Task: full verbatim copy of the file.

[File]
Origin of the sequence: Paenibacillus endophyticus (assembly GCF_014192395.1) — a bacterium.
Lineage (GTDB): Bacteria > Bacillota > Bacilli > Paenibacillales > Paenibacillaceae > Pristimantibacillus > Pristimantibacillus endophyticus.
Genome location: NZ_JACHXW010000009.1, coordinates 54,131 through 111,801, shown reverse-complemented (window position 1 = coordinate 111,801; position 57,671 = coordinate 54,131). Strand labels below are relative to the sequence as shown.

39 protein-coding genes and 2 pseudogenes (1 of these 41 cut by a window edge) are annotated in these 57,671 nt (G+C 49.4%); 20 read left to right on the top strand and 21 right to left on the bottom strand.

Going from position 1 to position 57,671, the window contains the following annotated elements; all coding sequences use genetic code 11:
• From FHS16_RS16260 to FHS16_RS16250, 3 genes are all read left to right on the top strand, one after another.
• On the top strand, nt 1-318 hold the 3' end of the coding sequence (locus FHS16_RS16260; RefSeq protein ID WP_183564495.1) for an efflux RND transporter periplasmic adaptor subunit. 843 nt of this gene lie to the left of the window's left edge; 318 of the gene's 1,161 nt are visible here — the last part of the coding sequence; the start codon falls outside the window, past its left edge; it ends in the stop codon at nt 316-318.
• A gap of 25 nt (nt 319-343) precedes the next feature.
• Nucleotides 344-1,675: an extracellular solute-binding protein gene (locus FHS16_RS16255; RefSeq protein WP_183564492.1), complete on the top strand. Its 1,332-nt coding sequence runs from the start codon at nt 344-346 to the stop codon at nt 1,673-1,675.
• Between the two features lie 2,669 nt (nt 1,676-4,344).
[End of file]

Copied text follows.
Origin of the sequence: Paenibacillus endophyticus (assembly GCF_014192395.1) — a bacterium.
Lineage (GTDB): Bacteria > Bacillota > Bacilli > Paenibacillales > Paenibacillaceae > Pristimantibacillus > Pristimantibacillus endophyticus.
Genome location: NZ_JACHXW010000009.1, coordinates 54,131 through 111,801, shown reverse-complemented (window position 1 = coordinate 111,801; position 57,671 = coordinate 54,131). Strand labels below are relative to the sequence as shown.

39 protein-coding genes and 2 pseudogenes (1 of these 41 cut by a window edge) are annotated in these 57,671 nt (G+C 49.4%); 20 read left to right on the top strand and 21 right to left on the bottom strand.

Going from position 1 to position 57,671, the window contains the following annotated elements; all coding sequences use genetic code 11:
• From FHS16_RS16260 to FHS16_RS16250, 3 genes are all read left to right on the top strand, one after another.
• On the top strand, nt 1-318 hold the 3' end of the coding sequence (locus FHS16_RS16260; RefSeq protein ID WP_183564495.1) for an efflux RND transporter periplasmic adaptor subunit. 843 nt of this gene lie to the left of the window's left edge; 318 of the gene's 1,161 nt are visible here — the last part of the coding sequence; the start codon falls outside the window, past its left edge; it ends in the stop codon at nt 316-318.
• A gap of 25 nt (nt 319-343) precedes the next feature.
• Nucleotides 344-1,675: an extracellular solute-binding protein gene (locus FHS16_RS16255; RefSeq protein WP_183564492.1), complete on the top strand. Its 1,332-nt coding sequence runs from the start codon at nt 344-346 to the stop codon at nt 1,673-1,675.
• Between the two features lie 2,669 nt (nt 1,676-4,344).